With this in mind, I’ve been exploring a concept that seems to have great potential for both higher education institutions and education companies. I refer to it as the life long learning educational ecosystem and wheel of offerings. This is a way of shifting our focus from degree programs to distinct areas of educational influence. The following image illustrates one such ecosystem as an an example. This particular example is focused on an area of personal interest, nurturing educational technology innovators and leaders. Notice how the center of the visual is not a degree in educational technology. Instead, the center is a vision or mission. The goal is to nurture innovators and leaders in the field of education. How we go about that will vary from one person to another. It will depend upon one’s interests, resources, level of expertise, stage of life and work, and much more. As such, a degree is listed as one option. Along side that we have a graduate certificate that is a focused but less expansive offering, one that also might cost less than a full degree. It might serve as a stepping stone to a degree, a stand-alone credential, or an add-on to an existing graduate degree. There there are also offerings that increase access and opportunity like open courses. These might be funnels to recruit students for the degree or certificate, but they are also ways to live out the mission even when people are not in need of a formal credential or do not have the time and resources for the degree or certificate. Continuing around the circle, we also have possible offerings like an 8-day boot camp, perhaps a series of 8 intensive 6-8 hour workshops focused upon key areas for educational innovation. From there we have options like mini-courses (for credit or not), potential coaching and mentoring services for emerging or existing educational leaders, 1- day events or conferences, and unconferences.
And for bite-sized insights to help aspiring and emerging educational innovators, there is even a potential offering like a newsletter or blog that highlights promising practices and emerging research. There are hundreds of other spokes that could be added to this wheel of offerings ranging from webinars to Twitter chats, fellowships to online communities. The point is that they work as individual offerings but combine to create a robust set of standalone or stackable learning opportunities. Imagine what would happen if more flagship higher education institutions embraced such a vision for various academic areas of influence. What if more Universities thought of organizing their units around such discipline-specific missions instead of organizing more around degree programs?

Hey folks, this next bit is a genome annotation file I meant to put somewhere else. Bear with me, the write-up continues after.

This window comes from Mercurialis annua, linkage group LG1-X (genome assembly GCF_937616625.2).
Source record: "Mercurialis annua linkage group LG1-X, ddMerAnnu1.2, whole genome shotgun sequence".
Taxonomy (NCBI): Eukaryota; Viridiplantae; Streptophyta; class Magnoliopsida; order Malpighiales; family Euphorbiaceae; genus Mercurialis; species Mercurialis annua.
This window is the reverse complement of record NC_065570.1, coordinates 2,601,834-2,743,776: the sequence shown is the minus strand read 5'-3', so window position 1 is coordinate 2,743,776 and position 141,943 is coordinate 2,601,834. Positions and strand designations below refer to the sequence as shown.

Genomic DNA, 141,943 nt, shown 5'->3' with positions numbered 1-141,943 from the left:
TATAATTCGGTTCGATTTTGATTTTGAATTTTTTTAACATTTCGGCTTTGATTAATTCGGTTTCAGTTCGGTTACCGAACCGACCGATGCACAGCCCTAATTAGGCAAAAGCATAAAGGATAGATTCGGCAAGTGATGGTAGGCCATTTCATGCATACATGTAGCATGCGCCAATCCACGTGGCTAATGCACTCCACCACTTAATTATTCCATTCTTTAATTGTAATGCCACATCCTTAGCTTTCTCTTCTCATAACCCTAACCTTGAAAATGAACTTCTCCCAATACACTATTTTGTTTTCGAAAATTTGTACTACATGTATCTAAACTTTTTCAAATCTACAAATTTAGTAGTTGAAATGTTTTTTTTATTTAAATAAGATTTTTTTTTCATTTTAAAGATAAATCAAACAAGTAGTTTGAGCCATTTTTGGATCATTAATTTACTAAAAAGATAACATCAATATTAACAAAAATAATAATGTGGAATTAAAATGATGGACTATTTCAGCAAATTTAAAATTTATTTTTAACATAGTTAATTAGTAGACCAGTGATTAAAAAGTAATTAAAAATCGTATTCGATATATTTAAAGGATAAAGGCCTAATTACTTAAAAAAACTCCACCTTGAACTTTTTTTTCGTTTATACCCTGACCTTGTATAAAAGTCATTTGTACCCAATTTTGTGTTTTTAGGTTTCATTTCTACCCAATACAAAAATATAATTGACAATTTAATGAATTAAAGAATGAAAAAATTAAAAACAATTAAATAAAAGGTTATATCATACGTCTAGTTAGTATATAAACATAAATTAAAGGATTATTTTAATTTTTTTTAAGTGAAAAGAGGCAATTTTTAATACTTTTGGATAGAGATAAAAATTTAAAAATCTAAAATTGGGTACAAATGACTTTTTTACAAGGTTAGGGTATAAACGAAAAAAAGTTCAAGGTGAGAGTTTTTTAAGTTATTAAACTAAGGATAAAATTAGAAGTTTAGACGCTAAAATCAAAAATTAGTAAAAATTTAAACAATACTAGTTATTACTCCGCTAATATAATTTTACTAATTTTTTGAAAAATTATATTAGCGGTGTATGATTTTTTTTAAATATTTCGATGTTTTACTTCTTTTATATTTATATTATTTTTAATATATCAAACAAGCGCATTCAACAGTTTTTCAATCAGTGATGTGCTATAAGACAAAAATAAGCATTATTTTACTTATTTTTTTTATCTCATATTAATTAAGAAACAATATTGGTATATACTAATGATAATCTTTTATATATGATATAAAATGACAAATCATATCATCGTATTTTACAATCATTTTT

I realize that there are many factors that make such a shift unlikely, but if a few sleeping giants in higher education fully embraced such a vision, imagine the potential social benefits. What if we did this with key social challenges and intellectual pursuits? Then what if we did it more formally through partnerships across organizations. There are examples, but they remain isolated and a minority.
The more I follow the trends in education, the more confident I am that such an ecosystem will become increasingly common. What remains unclear is the extent to which this will take place in formal higher education institutions. However, if it were to do so, I suspect that it would quickly silence (or at least muffle) concerns about the future of higher education.